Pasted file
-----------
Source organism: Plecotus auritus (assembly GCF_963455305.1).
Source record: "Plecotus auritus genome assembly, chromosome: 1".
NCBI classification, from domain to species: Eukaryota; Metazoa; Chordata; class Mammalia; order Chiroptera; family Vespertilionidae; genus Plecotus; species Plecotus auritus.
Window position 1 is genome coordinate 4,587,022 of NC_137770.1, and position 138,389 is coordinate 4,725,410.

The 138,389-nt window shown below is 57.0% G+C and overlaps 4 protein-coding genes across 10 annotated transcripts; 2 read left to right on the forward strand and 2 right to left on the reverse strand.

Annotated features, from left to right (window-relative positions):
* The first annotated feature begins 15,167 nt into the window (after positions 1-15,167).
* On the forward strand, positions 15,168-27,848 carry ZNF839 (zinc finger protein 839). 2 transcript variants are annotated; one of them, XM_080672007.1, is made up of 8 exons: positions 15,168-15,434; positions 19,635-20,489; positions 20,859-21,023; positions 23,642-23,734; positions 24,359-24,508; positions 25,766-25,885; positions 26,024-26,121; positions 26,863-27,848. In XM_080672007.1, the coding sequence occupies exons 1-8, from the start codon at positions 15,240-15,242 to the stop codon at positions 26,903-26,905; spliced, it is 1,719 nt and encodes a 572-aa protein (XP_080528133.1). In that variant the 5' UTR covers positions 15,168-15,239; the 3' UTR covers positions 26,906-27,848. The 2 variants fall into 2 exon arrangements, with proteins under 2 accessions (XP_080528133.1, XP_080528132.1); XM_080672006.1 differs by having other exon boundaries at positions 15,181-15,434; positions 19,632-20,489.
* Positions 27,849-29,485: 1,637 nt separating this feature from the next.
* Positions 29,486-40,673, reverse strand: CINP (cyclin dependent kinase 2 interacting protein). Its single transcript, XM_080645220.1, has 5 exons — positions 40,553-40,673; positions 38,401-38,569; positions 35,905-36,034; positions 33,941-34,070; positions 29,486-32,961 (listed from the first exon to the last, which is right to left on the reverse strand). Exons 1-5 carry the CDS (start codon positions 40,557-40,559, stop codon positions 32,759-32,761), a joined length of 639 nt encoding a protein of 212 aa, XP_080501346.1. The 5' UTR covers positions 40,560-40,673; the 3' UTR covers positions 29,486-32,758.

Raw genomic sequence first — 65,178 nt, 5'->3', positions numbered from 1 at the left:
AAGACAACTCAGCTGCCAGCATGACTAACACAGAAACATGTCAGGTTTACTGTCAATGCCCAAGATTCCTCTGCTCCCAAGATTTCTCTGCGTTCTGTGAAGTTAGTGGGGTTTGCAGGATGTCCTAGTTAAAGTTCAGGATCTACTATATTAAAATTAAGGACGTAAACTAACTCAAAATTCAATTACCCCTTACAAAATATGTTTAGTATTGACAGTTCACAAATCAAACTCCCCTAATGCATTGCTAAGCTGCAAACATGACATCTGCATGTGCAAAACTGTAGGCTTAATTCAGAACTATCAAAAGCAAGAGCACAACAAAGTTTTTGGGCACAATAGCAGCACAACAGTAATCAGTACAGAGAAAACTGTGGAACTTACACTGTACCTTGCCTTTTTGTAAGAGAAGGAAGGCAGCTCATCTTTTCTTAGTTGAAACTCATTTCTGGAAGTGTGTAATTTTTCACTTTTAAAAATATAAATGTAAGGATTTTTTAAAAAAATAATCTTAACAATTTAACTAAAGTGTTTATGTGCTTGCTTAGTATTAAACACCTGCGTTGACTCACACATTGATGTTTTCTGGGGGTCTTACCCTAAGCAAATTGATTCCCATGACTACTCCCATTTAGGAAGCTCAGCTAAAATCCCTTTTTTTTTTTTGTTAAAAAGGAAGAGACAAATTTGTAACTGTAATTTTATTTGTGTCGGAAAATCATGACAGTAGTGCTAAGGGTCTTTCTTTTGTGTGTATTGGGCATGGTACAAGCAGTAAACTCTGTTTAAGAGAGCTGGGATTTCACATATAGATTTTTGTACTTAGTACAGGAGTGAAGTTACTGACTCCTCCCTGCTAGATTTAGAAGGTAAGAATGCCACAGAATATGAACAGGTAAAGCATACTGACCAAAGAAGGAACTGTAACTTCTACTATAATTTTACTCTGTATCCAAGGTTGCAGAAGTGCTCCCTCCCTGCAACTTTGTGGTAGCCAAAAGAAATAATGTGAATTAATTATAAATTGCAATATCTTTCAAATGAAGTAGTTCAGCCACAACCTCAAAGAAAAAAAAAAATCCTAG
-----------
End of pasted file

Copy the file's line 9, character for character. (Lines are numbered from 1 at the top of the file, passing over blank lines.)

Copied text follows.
* Positions 27,849-29,485: 1,637 nt separating this feature from the next.